Discover PostgreSQL table data with SELECT statement.

Proceeding from Part 1 and Part 2 of this series, today’s post will involve reading stored data in a PostgreSQL table using the SELECT statement along with filtering criteria in the WHERE clause for specific record searches. Modifying table data with the UPDATE command will also be visited to round out this discussion.

Note: All data, names or naming found within the database presented in this post, are strictly used for practice, instruction and testing purposes. It by no means depicts actual data belonging to or being used by any party or organization.

I will be using Xubuntu Linux 16.04.2 LTS (Xenial Xerus), PostgreSQL 9.6.2 and pgAdmin for these exercises.

The SELECT statement is likely one of the more frequently used identifiers in SQL. Specifically, for reading data. SELECT is used to retrieve rows from a table or view. Akin to most commands covered in this series, an attempt to list every available option for the SELECT statement in one post would offer little justice to it. Online documentation is available should your needs or curiosity be piqued. This blog post will explore commonly used choices for basic viewing and reading of stored table data.

Below is a basic form of the SELECT statement syntax. As I progress through the post, all elements will be discussed in turn.

SELECT all_columns_or_specific_columns  -- separate multiple columns with commas
FROM table or multiple_tables
WHERE some_condition(s)_is_met_or_true;  -- optional

See it all…

One way of viewing all the contents of a table is by using the * character with SELECT. To demonstrate, I will revisit the galaxy_user table present throughout the series.

SELECT all

Using the * character to SELECT all.

Producing the below output:
verify new

When used in this manner, the * character means return ‘all’ columns from the table.


Is that a good idea?

A point worth noting. Exercise caution when querying a table with the * character. Especially in those situations, when you are unfamiliar with the table and the amount of data stored. In this example table, 6 rows returned is not so bad. What if there were 60,000 rows? Or more? Would that have been a good idea to load all that information blindly?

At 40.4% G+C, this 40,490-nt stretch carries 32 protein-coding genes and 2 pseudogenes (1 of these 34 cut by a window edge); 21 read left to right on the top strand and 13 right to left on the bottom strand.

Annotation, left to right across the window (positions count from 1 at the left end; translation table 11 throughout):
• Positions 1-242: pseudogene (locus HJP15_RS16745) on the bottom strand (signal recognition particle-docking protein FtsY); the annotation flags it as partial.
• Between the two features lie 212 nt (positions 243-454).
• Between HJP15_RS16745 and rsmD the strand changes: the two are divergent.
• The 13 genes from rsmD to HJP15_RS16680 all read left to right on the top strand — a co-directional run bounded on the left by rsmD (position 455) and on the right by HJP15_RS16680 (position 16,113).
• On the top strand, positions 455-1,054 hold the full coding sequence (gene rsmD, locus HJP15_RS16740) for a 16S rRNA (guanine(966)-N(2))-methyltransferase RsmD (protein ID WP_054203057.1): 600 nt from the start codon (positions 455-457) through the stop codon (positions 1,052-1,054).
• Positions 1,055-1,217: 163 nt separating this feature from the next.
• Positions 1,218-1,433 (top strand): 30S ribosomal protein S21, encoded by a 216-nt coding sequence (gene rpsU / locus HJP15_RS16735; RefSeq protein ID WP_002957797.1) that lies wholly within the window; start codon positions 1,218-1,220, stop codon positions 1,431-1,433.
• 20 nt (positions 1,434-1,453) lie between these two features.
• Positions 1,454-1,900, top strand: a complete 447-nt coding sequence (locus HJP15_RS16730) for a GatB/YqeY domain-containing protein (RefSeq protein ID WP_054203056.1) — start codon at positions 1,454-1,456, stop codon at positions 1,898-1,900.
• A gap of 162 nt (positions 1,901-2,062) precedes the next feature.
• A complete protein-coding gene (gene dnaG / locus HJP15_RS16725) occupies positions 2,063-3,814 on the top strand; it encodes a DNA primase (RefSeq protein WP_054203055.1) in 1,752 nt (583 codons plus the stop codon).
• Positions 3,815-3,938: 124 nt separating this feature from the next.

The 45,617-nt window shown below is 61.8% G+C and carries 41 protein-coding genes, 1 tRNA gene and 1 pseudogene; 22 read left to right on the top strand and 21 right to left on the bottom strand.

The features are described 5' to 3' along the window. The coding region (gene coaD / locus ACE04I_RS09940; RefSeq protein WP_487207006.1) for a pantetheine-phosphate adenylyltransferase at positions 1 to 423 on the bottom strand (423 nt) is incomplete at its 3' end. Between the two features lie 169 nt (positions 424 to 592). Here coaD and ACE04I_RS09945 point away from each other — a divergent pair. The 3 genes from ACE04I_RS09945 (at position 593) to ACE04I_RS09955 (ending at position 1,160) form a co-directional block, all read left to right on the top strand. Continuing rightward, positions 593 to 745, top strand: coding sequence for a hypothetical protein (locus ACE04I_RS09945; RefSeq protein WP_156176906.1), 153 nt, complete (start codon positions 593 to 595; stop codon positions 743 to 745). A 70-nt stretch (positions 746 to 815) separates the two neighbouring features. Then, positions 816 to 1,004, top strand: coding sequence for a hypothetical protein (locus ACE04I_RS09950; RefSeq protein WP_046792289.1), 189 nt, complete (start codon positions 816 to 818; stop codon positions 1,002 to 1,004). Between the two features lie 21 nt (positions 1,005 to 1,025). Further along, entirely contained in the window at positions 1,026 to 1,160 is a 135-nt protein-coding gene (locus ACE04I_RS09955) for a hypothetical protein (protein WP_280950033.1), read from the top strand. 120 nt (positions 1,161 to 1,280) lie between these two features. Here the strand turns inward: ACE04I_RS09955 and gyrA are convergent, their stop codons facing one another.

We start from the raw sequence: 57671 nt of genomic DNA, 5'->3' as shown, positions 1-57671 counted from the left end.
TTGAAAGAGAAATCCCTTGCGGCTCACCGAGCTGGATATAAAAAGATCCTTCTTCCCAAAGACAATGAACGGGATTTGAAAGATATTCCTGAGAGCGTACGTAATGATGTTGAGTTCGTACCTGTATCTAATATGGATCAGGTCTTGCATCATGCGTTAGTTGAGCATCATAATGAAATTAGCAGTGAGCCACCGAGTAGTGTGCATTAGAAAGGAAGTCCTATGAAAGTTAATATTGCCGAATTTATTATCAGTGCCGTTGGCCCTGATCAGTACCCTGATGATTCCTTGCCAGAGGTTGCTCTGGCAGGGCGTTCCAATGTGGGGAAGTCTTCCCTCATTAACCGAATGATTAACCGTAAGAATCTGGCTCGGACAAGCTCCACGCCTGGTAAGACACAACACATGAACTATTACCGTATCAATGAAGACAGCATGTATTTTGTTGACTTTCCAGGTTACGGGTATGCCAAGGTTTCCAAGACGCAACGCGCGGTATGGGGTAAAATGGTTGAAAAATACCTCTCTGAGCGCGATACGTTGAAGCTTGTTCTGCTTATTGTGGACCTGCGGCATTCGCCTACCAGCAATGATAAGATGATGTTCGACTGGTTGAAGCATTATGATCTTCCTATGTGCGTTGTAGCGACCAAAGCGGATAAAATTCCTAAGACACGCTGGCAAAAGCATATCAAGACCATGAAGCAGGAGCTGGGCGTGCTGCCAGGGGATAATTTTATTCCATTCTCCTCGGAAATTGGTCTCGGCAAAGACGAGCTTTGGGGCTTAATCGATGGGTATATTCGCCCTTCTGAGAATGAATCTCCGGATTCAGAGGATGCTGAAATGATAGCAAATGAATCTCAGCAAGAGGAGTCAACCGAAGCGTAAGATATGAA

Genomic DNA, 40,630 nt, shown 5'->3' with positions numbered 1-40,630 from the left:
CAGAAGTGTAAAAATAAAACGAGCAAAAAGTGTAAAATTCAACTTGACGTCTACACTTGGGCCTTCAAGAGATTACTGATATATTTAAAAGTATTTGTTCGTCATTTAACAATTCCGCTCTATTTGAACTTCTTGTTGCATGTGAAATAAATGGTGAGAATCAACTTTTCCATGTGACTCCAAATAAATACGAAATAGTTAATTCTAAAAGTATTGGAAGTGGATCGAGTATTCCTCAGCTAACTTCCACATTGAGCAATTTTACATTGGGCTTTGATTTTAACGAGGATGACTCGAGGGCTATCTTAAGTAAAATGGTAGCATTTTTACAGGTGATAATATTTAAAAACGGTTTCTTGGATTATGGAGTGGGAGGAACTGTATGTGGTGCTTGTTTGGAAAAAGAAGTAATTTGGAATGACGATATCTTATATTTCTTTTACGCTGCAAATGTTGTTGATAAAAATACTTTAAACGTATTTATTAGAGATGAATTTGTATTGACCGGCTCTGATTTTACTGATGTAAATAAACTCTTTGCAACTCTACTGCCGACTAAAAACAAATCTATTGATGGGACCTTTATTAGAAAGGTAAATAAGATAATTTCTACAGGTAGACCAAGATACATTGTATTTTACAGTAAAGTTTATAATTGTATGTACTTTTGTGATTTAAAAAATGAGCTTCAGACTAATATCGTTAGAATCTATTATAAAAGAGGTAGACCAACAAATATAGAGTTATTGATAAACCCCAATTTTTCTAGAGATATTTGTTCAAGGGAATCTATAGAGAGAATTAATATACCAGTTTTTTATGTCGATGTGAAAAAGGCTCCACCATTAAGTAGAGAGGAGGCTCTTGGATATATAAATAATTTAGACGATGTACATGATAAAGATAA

A safer usage for the * character is to obtain a count of how many rows are present in the table. Then decide if loading all the rows is feasible or not. Or even needed.

How can you use the * character without loading all the rows?

The syntax below provides an example.

SELECT COUNT(*).png

Using the * character with the COUNT aggregate function.

COUNT is a SQL Aggregate function. If you are interested in SQL Aggregate functions, visit this post where I present a practical use case for inventory and asset tracking needs, leveraging a number of these exceptionally useful and powerful functions.

Executing the above query returns:

total_count.png

Utilizing the * character and the COUNT aggregate function together produces a count of the total input rows found in the table. The galaxy_user table has 6 rows.

A couple of takeaways for the SELECT statement:

  • Used to retrieve rows of data from tables or views.
  • When a WHERE clause is included in the SELECT statement, any rows that do not meet the filter condition, are not returned in the query results.

I need results for just one column of data.

Imagine you only need the galaxy_coins column values. You can specify just that column, to be returned, in the SELECT statement.

That query would look like this:

SELECT galaxy_coins
FROM galaxy_user;
galaxy_coins_columns.png

The galaxy_coins column.

Separate multiple columns you want to be returned in the query results, by commas:

SELECT user_name,email -- all columns you want returned separated by commas
FROM galaxy_user;

user_name_and_email_only

The user_name and email columns are both returned in the query results since those two columns were specified in the SELECT statement.


I need to locate a certain record.

Oftentimes, you will be searching for one specific record. Even then, just one column or field within that record may satisfy your needs.

Using the optional WHERE clause with the SELECT statement enables you to specify just what row(s) to return, based on filter condition(s) that evaluate to a boolean expression result. Perhaps you need the email address value for the record with the user_name ‘remy292’.

The user_id column can be utilized, as the filter condition in the WHERE clause.

How can you use that in the query?

SELECT *
FROM galaxy_user
WHERE user_id = 2;

Specifying the filter condition user_id = 2, this query will only return data (if there is a match) for the row that contains the value 2 in the user_id column. Since no other row contains the value 2 in the user_id column, except the record for user ‘remy292’, the boolean expression result evaluates to true and this record is returned.

user_id2_return.png

Alternately, the user_name column value can be used in the filter condition as well. That query would look like this:

SELECT * 
FROM galaxy_user
WHERE user_name = 'remy292';

Likewise, since no other row has a user_name column value of ‘remy292’, that record is returned for the query result.